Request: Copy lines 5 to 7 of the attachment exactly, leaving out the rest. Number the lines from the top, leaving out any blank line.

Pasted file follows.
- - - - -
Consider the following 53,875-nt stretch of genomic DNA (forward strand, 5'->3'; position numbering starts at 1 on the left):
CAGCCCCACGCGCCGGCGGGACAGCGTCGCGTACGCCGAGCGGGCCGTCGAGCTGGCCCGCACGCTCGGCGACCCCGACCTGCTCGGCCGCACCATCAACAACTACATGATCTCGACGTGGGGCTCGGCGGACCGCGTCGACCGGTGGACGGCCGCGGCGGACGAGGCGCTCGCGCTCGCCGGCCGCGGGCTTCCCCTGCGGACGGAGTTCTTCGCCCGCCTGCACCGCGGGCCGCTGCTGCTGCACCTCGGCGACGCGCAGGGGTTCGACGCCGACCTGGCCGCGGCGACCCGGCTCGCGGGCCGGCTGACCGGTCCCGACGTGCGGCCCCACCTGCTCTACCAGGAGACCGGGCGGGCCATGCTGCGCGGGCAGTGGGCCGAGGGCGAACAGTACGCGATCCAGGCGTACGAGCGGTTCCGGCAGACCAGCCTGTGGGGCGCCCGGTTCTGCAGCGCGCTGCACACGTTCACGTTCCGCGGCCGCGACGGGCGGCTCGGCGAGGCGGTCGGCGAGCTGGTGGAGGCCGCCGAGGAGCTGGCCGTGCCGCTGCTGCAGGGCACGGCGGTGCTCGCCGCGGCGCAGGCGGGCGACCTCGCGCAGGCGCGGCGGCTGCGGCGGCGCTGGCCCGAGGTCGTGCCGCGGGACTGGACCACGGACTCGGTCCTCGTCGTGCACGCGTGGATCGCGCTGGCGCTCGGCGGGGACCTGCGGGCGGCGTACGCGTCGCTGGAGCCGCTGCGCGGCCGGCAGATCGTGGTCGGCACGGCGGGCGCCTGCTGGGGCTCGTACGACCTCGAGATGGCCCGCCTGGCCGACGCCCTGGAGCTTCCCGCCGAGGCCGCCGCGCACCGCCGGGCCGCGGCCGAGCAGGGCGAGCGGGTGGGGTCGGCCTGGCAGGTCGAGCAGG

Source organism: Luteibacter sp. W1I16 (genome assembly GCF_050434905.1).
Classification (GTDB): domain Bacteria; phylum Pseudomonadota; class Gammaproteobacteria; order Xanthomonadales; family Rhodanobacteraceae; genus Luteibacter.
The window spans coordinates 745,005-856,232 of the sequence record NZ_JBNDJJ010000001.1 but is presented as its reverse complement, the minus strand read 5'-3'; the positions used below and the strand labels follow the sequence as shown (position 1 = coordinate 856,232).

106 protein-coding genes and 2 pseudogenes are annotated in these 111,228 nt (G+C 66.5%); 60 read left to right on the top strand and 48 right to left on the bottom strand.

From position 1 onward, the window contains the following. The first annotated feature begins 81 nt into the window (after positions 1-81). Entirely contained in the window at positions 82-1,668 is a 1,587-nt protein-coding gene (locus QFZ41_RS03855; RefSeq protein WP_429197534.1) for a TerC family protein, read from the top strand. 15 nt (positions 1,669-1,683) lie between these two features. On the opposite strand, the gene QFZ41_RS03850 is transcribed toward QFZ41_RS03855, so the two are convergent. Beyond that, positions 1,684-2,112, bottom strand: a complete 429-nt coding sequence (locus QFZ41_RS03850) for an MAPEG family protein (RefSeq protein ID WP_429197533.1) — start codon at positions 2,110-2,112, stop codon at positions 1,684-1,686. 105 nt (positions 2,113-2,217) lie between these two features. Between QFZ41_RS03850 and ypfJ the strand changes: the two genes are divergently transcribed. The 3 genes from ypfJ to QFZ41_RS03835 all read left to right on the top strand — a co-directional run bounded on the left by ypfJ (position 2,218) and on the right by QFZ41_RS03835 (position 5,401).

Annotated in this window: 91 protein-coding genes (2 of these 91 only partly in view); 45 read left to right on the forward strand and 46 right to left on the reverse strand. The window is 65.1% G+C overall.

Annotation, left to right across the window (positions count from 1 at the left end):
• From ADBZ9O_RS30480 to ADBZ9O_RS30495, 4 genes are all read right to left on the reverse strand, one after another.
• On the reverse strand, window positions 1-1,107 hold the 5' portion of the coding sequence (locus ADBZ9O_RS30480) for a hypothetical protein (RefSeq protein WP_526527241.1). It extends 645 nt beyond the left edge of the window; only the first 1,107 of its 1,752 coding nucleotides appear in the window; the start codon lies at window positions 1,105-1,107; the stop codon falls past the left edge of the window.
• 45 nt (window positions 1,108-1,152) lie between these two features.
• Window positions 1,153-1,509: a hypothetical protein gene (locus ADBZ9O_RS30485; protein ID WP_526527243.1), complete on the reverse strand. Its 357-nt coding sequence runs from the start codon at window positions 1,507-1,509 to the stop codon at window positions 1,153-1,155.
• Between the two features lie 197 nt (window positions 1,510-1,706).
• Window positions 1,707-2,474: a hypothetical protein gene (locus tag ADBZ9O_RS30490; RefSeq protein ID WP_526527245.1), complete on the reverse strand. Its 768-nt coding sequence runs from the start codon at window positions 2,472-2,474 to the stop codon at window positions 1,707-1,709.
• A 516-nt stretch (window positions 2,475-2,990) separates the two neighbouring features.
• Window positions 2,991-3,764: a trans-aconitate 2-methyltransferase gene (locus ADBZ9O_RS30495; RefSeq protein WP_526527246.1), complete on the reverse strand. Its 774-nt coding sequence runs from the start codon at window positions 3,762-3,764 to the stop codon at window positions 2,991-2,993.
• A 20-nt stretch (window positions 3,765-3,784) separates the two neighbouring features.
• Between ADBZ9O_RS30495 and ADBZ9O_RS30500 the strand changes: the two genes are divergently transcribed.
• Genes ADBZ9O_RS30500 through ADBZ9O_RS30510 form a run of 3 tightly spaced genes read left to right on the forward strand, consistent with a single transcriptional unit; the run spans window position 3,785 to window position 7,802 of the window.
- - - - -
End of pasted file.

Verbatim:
The window spans coordinates 745,005-856,232 of the sequence record NZ_JBNDJJ010000001.1 but is presented as its reverse complement, the minus strand read 5'-3'; the positions used below and the strand labels follow the sequence as shown (position 1 = coordinate 856,232).

106 protein-coding genes and 2 pseudogenes are annotated in these 111,228 nt (G+C 66.5%); 60 read left to right on the top strand and 48 right to left on the bottom strand.

From position 1 onward, the window contains the following. The first annotated feature begins 81 nt into the window (after positions 1-81). Entirely contained in the window at positions 82-1,668 is a 1,587-nt protein-coding gene (locus QFZ41_RS03855; RefSeq protein WP_429197534.1) for a TerC family protein, read from the top strand. 15 nt (positions 1,669-1,683) lie between these two features. On the opposite strand, the gene QFZ41_RS03850 is transcribed toward QFZ41_RS03855, so the two are convergent. Beyond that, positions 1,684-2,112, bottom strand: a complete 429-nt coding sequence (locus QFZ41_RS03850) for an MAPEG family protein (RefSeq protein ID WP_429197533.1) — start codon at positions 2,110-2,112, stop codon at positions 1,684-1,686. 105 nt (positions 2,113-2,217) lie between these two features. Between QFZ41_RS03850 and ypfJ the strand changes: the two genes are divergently transcribed. The 3 genes from ypfJ to QFZ41_RS03835 all read left to right on the top strand — a co-directional run bounded on the left by ypfJ (position 2,218) and on the right by QFZ41_RS03835 (position 5,401).